What To Read in 2021


This month is a double feature!

I read a book and listened to a book.

A twenty-hour road trip provided plenty of listening time. I’m repeating the trip next month, so if you have suggestions on what to listen to next, drop me a note at carole@carolewolfe.com!

As a reminder, my reading plan for 2021 is to sample a book from each Women’s Fiction sub-genre and see if they match the overall expectations for Women’s Fiction. You can read more about the plan here. 

July’s Pick

The book I read was Good Luck with That by Kristin Higgins. It falls in the Women’s Humorous Fiction category. The book deals with obesity, body image and the meaning of a friend’s death, which seemed like strange content for something under the humorous subgenre, but more on that later.

Here is the book description from the author’s website.

Emerson, Georgia, and Marley have been best friends ever since they met at a weight-loss camp as teens. When Emerson tragically passes away, she leaves one final wish for her best friends: to conquer the fears they still carry as adults.

For each of them, that means something different. For Marley, it’s coming to terms with the survivor’s guilt she’s carried around since her twin sister’s death, which has left her blind to the real chance for romance in her life. For Georgia, it’s about learning to stop trying to live up to her mother’s and brother’s ridiculous standards, and learning to accept the love her ex-husband has tried to give her.

But as Marley and Georgia grow stronger, the real meaning of Emerson’s dying wish becomes truly clear: more than anything, she wanted her friends to love themselves.

A novel of compassion and insight, Good Luck With That tells the story of two women who learn to embrace themselves just the way they are.

My Take:

What struck me immediately about the story is the connection between the friends. The relationship evolved from childhood friends who bonded at summer camp to adult friends whose regular lives kept them from getting together as much as they would have liked. The dialogue and chemistry between the women jumped off the page for me. Each of the women loved the others, regardless of what they did. 

Each of the women struggled with a part of their life that they never fully shared with each other. As I read, it was clear to me what should have happened, but equally as clear why it didn’t. Higgins captured the insecurity of human nature and put it on the page for the reader to see, but used humor as a way to keep the book from being too dark. The topic easily could have made for a completely different book, but the characters’ optimism kept the book light and cheery, as did Higgins entertaining quips. 

For this reason, I’ll be reading more of Higgins work. Check out her website for more information. 

July pick #2:

The book I listened to was People We Meet on Vacation by Emily Henry. It falls under the Women’s Psychological Fiction and Women’s Romance Fiction. I completely agree with the Romance subcategory, but the Psychological category confuses me. I’ll explain later. I don’t usually listen to fiction books so this was an experiment. While the road trip gave me the opportunity to listen, I’ve been meaning to give audiobooks a try for a while.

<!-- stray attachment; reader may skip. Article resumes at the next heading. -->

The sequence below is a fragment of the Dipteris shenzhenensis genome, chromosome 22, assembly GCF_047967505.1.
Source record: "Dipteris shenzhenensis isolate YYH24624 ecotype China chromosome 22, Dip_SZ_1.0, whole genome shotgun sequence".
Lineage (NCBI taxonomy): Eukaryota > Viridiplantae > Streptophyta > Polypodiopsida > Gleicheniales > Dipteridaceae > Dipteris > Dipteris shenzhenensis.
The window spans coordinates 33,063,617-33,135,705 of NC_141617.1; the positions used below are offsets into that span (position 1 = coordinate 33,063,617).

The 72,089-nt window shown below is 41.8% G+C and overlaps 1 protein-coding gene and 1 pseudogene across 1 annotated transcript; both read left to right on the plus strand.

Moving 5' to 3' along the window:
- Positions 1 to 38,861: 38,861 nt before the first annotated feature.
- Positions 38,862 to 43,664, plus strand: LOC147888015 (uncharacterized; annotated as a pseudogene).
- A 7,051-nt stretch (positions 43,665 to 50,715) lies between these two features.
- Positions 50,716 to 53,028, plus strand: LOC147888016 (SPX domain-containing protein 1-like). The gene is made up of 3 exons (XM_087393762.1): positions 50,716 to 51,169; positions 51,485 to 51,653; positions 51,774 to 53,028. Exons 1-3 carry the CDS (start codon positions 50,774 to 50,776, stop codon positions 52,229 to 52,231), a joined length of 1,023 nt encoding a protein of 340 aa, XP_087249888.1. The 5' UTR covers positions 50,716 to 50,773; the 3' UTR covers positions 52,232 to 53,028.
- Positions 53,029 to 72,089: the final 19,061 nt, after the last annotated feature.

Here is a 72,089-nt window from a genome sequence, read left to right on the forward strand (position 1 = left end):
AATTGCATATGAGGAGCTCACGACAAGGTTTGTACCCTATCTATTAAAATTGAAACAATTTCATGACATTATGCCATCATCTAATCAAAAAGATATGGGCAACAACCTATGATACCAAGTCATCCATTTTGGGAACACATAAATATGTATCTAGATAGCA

Here is the book description from the author’s website.

Poppy and Alex. Alex and Poppy. They have nothing in common. She’s a wild child; he wears khakis. She has insatiable wanderlust; he prefers to stay home with a book. And somehow, ever since a fateful car share home from college many years ago, they are the very best of friends. For most of the year they live far apart—she’s in New York City, and he’s in their small hometown—but every summer, for a decade, they have taken one glorious week of vacation together.

Until two years ago, when they ruined everything. They haven’t spoken since.

Poppy has everything she should want, but she’s stuck in a rut. When someone asks when she was last truly happy, she knows, without a doubt, it was on that ill-fated, final trip with Alex. And so, she decides to convince her best friend to take one more vacation together—lay everything on the table, make it all right. Miraculously, he agrees.

Now she has a week to fix everything. If only she can get around the one big truth that has always stood quietly in the middle of their seemingly perfect relationship. What could possibly go wrong?

My Take:

The romance part of this book is great. It gives you the HEA you are looking for but there are lots of twists and turns that get in the way. Maybe that’s why it is listed under Psychological. This category usually points to broken women who are out to get their ex-boyfriends. In a way, People We Meet on Vacation is like that but it has a much lighter tone and I’m not looking over my shoulder for someone with a machete. 

The story jumps back and forth between the present and the past. Sometimes this can be confusing, but it worked well here. The premise of multiple vacations kept the timeline understandable as well as introduced me to some locations I might consider traveling to in the future (if the pandemic will cooperate).

I should point out that I listened to this on 1.8 speed. The normal speed was far too slow and I think I would have lost interest in the book. This rate was understandable and made some of Poppy’s inner monologues go by faster. 

For more from Emily Henry, you can check out her website.

No promises on two books next month, but if you do have recommendations, email me at carole@carolewolfe.com. 

Until next time…

Photo by Lacie Slezak on Unsplash